What Biden’s taxes on billionaires and big corporations could mean for YOU: Experts tell Daily Mail how the president’s hikes on the mega-rich could impact all Americans

President Joe Biden will urge Congress on Thursday evening to pass sweeping tax hikes on billionaires and corporations to ensure they “pay their fair share.”

The proposals include raising the minimum tax on companies valued at more than $1 billion to 21 percent, up from the 15 percent that took effect last year.

The president will also call for a 25 percent tax on those with wealth over $100 million and the elimination of tax deductions on corporate jets.

Biden has insisted that his plans will not raise taxes on Americans earning less than $400,000.

But those who aren’t in the top one percent of American earners may still feel squeezed.

DailyMail.com spoke to experts about Biden’s bold tax plan and whether they think it will impact the middle class.

White House officials said Biden would preview steps that will be part of a proposed 2025 budget to be released next week that aims to reduce the federal budget deficit by $3 trillion while also raising taxes on Americans with a low income.

What Bidens taxes on billionaires and big corporations could mean

David Williams, chairman of the conservative Taxpayers Protection Alliance, warned that when Biden brags about the economy, he will call for increases that will hurt taxpayers, consumers and businesses.

“Biden’s Robin Hood approach of taxing the rich to give to the poor will backfire if companies raise prices to accommodate the tax increases, because we all know that companies will pass those increases on to consumers,” he said.

According to White House officials, the steps are part of his proposed 2025 budget, which will be released next week, and are aimed at cutting federal deficits by $3 trillion over the next decade.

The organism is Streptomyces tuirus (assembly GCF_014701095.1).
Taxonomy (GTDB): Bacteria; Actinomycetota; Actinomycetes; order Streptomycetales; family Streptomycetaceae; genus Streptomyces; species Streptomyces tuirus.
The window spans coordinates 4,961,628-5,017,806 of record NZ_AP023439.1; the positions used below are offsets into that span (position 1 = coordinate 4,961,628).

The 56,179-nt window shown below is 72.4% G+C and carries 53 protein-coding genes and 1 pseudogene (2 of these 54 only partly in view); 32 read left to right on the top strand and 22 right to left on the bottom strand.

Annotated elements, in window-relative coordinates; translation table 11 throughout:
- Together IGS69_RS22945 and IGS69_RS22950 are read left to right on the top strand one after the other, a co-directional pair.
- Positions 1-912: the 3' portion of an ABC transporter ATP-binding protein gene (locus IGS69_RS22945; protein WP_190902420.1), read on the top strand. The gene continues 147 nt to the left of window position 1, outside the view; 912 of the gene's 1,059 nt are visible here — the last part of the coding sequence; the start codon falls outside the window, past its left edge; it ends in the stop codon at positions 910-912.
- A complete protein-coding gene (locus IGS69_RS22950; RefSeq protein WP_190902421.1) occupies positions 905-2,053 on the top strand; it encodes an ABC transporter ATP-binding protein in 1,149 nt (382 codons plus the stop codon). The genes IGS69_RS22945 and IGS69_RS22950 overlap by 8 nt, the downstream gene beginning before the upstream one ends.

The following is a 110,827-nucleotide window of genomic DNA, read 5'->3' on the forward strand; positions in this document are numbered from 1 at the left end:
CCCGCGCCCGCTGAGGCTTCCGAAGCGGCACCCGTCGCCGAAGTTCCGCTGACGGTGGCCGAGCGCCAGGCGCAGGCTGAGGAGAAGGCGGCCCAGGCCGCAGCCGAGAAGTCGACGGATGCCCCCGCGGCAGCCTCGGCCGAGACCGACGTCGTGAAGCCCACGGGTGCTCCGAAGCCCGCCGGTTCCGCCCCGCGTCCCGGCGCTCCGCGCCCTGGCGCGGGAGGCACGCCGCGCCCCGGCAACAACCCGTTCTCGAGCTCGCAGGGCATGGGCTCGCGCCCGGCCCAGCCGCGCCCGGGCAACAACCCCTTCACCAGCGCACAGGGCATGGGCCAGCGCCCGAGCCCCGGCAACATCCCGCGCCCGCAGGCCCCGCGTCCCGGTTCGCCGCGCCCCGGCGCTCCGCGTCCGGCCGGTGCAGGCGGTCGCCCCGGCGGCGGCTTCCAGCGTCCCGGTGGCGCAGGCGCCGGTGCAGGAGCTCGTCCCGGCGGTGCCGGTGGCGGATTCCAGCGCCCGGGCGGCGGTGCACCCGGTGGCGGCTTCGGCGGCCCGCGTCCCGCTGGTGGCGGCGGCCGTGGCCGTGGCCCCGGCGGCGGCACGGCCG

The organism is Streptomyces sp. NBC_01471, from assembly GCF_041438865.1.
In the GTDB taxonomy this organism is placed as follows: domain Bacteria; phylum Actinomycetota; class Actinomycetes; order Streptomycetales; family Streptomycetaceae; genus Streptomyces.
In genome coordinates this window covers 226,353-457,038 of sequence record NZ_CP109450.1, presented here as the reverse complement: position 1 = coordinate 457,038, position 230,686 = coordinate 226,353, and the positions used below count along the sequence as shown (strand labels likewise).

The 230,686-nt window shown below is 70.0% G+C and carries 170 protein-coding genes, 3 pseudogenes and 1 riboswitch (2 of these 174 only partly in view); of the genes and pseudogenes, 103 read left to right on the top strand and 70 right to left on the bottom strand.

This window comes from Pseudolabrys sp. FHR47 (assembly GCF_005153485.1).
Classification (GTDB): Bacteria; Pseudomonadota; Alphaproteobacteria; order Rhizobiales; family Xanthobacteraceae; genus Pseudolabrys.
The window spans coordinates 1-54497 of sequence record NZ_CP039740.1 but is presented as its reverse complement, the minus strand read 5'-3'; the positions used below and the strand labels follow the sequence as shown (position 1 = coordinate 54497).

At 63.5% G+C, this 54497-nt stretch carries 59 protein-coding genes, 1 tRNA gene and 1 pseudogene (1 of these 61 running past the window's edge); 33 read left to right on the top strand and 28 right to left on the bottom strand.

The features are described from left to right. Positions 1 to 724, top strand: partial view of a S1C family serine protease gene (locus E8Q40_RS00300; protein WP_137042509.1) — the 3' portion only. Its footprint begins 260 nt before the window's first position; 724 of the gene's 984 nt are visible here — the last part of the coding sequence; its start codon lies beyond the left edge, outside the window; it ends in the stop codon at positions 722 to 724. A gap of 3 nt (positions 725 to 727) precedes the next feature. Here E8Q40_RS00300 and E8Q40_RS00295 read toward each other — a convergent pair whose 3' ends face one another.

At the same time, the president continues to call for reversing parts of the 2017 Republican tax law passed under President Donald Trump.

Biden wants to raise the corporate tax rate to 28 percent, up from the current 21 percent but still below the 35 percent it was before the Republican law was passed.

“Raising corporate rates will also encourage companies to leave the country, putting thousands of American jobs at risk,” Williams said.

Garrett Watson of the Tax Foundation, a center-right nonprofit, said the president’s likely proposals are in line with approaches they’ve seen in recent years, which have largely failed to gain political support.

The Tax Foundation concluded that raising corporate taxes to 28 percent would ultimately reduce growth by 0.7 percent.

Both the Tax Foundation and the Institute on Taxation and Economic Policy (ITEP) estimate that this would reduce revenues by $1.3 trillion.

But the ITEP, a more liberal-leaning non-partisan organization, has argued that the claims in favor of a lower rate are weak and based on a misunderstanding of how companies respond to tax changes.

They argue that corporate tax cuts largely benefit shareholders and have been used for share buybacks rather than investment and job creation.

ITEP previously found that Fortune 500 companies and S&P 500 companies that were consistently profitable during that period actually paid much less in the first five years after the corporate tax rate was set at 21 percent.